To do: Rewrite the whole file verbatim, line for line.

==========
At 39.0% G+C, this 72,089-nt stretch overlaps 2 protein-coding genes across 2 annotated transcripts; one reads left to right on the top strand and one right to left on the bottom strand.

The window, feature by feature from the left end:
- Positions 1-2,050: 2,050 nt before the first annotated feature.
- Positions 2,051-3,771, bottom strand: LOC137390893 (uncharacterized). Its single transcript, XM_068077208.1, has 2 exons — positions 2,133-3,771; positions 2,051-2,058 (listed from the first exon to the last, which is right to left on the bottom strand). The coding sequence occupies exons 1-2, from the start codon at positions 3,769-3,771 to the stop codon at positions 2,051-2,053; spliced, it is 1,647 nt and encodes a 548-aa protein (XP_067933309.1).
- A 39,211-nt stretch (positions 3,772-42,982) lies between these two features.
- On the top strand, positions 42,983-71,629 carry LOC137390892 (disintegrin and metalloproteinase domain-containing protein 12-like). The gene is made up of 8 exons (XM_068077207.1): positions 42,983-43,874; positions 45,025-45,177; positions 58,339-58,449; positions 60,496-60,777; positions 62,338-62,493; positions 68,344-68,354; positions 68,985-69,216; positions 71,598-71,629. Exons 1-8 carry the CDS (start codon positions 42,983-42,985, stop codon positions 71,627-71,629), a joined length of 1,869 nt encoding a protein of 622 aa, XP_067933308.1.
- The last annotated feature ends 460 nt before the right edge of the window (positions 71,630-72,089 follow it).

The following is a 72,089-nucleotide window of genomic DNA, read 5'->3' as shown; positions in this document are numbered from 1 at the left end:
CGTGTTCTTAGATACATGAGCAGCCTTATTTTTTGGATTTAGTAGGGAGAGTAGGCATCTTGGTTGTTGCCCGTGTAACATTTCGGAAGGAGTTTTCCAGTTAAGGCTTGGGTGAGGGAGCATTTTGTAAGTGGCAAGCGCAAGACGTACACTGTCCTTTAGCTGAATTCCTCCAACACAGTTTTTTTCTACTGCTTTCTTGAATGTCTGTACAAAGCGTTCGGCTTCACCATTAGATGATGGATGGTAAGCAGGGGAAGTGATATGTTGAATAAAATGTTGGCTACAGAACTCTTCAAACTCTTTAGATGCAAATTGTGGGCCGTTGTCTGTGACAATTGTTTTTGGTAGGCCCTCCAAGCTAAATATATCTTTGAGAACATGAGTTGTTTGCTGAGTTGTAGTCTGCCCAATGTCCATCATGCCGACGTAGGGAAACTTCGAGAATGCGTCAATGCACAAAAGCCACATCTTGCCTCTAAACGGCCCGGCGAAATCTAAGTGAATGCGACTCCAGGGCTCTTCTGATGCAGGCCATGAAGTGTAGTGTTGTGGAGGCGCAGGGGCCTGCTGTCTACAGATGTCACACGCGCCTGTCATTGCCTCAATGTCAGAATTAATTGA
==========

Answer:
At 39.0% G+C, this 72,089-nt stretch overlaps 2 protein-coding genes across 2 annotated transcripts; one reads left to right on the top strand and one right to left on the bottom strand.

The window, feature by feature from the left end:
- Positions 1-2,050: 2,050 nt before the first annotated feature.
- Positions 2,051-3,771, bottom strand: LOC137390893 (uncharacterized). Its single transcript, XM_068077208.1, has 2 exons — positions 2,133-3,771; positions 2,051-2,058 (listed from the first exon to the last, which is right to left on the bottom strand). The coding sequence occupies exons 1-2, from the start codon at positions 3,769-3,771 to the stop codon at positions 2,051-2,053; spliced, it is 1,647 nt and encodes a 548-aa protein (XP_067933309.1).
- A 39,211-nt stretch (positions 3,772-42,982) lies between these two features.
- On the top strand, positions 42,983-71,629 carry LOC137390892 (disintegrin and metalloproteinase domain-containing protein 12-like). The gene is made up of 8 exons (XM_068077207.1): positions 42,983-43,874; positions 45,025-45,177; positions 58,339-58,449; positions 60,496-60,777; positions 62,338-62,493; positions 68,344-68,354; positions 68,985-69,216; positions 71,598-71,629. Exons 1-8 carry the CDS (start codon positions 42,983-42,985, stop codon positions 71,627-71,629), a joined length of 1,869 nt encoding a protein of 622 aa, XP_067933308.1.
- The last annotated feature ends 460 nt before the right edge of the window (positions 71,630-72,089 follow it).

The following is a 72,089-nucleotide window of genomic DNA, read 5'->3' as shown; positions in this document are numbered from 1 at the left end:
CGTGTTCTTAGATACATGAGCAGCCTTATTTTTTGGATTTAGTAGGGAGAGTAGGCATCTTGGTTGTTGCCCGTGTAACATTTCGGAAGGAGTTTTCCAGTTAAGGCTTGGGTGAGGGAGCATTTTGTAAGTGGCAAGCGCAAGACGTACACTGTCCTTTAGCTGAATTCCTCCAACACAGTTTTTTTCTACTGCTTTCTTGAATGTCTGTACAAAGCGTTCGGCTTCACCATTAGATGATGGATGGTAAGCAGGGGAAGTGATATGTTGAATAAAATGTTGGCTACAGAACTCTTCAAACTCTTTAGATGCAAATTGTGGGCCGTTGTCTGTGACAATTGTTTTTGGTAGGCCCTCCAAGCTAAATATATCTTTGAGAACATGAGTTGTTTGCTGAGTTGTAGTCTGCCCAATGTCCATCATGCCGACGTAGGGAAACTTCGAGAATGCGTCAATGCACAAAAGCCACATCTTGCCTCTAAACGGCCCGGCGAAATCTAAGTGAATGCGACTCCAGGGCTCTTCTGATGCAGGCCATGAAGTGTAGTGTTGTGGAGGCGCAGGGGCCTGCTGTCTACAGATGTCACACGCGCCTGTCATTGCCTCAATGTCAGAATTAATTGA